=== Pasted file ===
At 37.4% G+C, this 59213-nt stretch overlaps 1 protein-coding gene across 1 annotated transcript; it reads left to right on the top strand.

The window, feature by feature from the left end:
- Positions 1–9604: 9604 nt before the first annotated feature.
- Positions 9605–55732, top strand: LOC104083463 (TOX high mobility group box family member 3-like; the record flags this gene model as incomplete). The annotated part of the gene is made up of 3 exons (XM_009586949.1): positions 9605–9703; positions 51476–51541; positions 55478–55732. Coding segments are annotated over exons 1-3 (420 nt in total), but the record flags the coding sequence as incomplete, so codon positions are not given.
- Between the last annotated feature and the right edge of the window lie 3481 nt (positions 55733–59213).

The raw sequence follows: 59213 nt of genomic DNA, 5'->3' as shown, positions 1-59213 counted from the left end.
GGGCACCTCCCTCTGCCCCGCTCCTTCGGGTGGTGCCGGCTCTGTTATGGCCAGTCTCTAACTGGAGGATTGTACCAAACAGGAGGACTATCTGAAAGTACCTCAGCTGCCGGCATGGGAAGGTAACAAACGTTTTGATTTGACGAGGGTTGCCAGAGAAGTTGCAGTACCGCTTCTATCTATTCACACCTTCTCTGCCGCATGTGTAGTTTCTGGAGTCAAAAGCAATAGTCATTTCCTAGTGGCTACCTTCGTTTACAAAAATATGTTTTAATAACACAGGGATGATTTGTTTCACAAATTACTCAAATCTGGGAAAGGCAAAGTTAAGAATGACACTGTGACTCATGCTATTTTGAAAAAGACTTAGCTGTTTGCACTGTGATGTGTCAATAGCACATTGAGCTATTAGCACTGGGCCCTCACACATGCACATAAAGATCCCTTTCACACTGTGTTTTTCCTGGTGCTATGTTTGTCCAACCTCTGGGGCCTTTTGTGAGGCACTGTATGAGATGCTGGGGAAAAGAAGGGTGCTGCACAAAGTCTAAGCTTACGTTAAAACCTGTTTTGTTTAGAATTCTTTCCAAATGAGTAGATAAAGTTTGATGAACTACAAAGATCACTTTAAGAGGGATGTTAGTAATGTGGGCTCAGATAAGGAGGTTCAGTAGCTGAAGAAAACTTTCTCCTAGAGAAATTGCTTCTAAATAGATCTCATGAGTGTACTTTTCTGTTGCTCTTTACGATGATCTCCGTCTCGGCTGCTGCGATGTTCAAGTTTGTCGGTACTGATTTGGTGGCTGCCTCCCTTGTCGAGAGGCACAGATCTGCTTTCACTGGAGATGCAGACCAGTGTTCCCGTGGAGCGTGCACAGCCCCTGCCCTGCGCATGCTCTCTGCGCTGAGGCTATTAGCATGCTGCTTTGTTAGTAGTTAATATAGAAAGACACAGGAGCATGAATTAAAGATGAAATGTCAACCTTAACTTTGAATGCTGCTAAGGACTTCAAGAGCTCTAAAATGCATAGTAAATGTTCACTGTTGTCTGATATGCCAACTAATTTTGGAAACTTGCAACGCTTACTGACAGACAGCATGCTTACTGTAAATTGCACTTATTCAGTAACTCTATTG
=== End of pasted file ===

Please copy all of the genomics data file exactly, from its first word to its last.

At 37.4% G+C, this 59213-nt stretch overlaps 1 protein-coding gene across 1 annotated transcript; it reads left to right on the top strand.

The window, feature by feature from the left end:
- Positions 1–9604: 9604 nt before the first annotated feature.
- Positions 9605–55732, top strand: LOC104083463 (TOX high mobility group box family member 3-like; the record flags this gene model as incomplete). The annotated part of the gene is made up of 3 exons (XM_009586949.1): positions 9605–9703; positions 51476–51541; positions 55478–55732. Coding segments are annotated over exons 1-3 (420 nt in total), but the record flags the coding sequence as incomplete, so codon positions are not given.
- Between the last annotated feature and the right edge of the window lie 3481 nt (positions 55733–59213).

The raw sequence follows: 59213 nt of genomic DNA, 5'->3' as shown, positions 1-59213 counted from the left end.
GGGCACCTCCCTCTGCCCCGCTCCTTCGGGTGGTGCCGGCTCTGTTATGGCCAGTCTCTAACTGGAGGATTGTACCAAACAGGAGGACTATCTGAAAGTACCTCAGCTGCCGGCATGGGAAGGTAACAAACGTTTTGATTTGACGAGGGTTGCCAGAGAAGTTGCAGTACCGCTTCTATCTATTCACACCTTCTCTGCCGCATGTGTAGTTTCTGGAGTCAAAAGCAATAGTCATTTCCTAGTGGCTACCTTCGTTTACAAAAATATGTTTTAATAACACAGGGATGATTTGTTTCACAAATTACTCAAATCTGGGAAAGGCAAAGTTAAGAATGACACTGTGACTCATGCTATTTTGAAAAAGACTTAGCTGTTTGCACTGTGATGTGTCAATAGCACATTGAGCTATTAGCACTGGGCCCTCACACATGCACATAAAGATCCCTTTCACACTGTGTTTTTCCTGGTGCTATGTTTGTCCAACCTCTGGGGCCTTTTGTGAGGCACTGTATGAGATGCTGGGGAAAAGAAGGGTGCTGCACAAAGTCTAAGCTTACGTTAAAACCTGTTTTGTTTAGAATTCTTTCCAAATGAGTAGATAAAGTTTGATGAACTACAAAGATCACTTTAAGAGGGATGTTAGTAATGTGGGCTCAGATAAGGAGGTTCAGTAGCTGAAGAAAACTTTCTCCTAGAGAAATTGCTTCTAAATAGATCTCATGAGTGTACTTTTCTGTTGCTCTTTACGATGATCTCCGTCTCGGCTGCTGCGATGTTCAAGTTTGTCGGTACTGATTTGGTGGCTGCCTCCCTTGTCGAGAGGCACAGATCTGCTTTCACTGGAGATGCAGACCAGTGTTCCCGTGGAGCGTGCACAGCCCCTGCCCTGCGCATGCTCTCTGCGCTGAGGCTATTAGCATGCTGCTTTGTTAGTAGTTAATATAGAAAGACACAGGAGCATGAATTAAAGATGAAATGTCAACCTTAACTTTGAATGCTGCTAAGGACTTCAAGAGCTCTAAAATGCATAGTAAATGTTCACTGTTGTCTGATATGCCAACTAATTTTGGAAACTTGCAACGCTTACTGACAGACAGCATGCTTACTGTAAATTGCACTTATTCAGTAACTCTATTG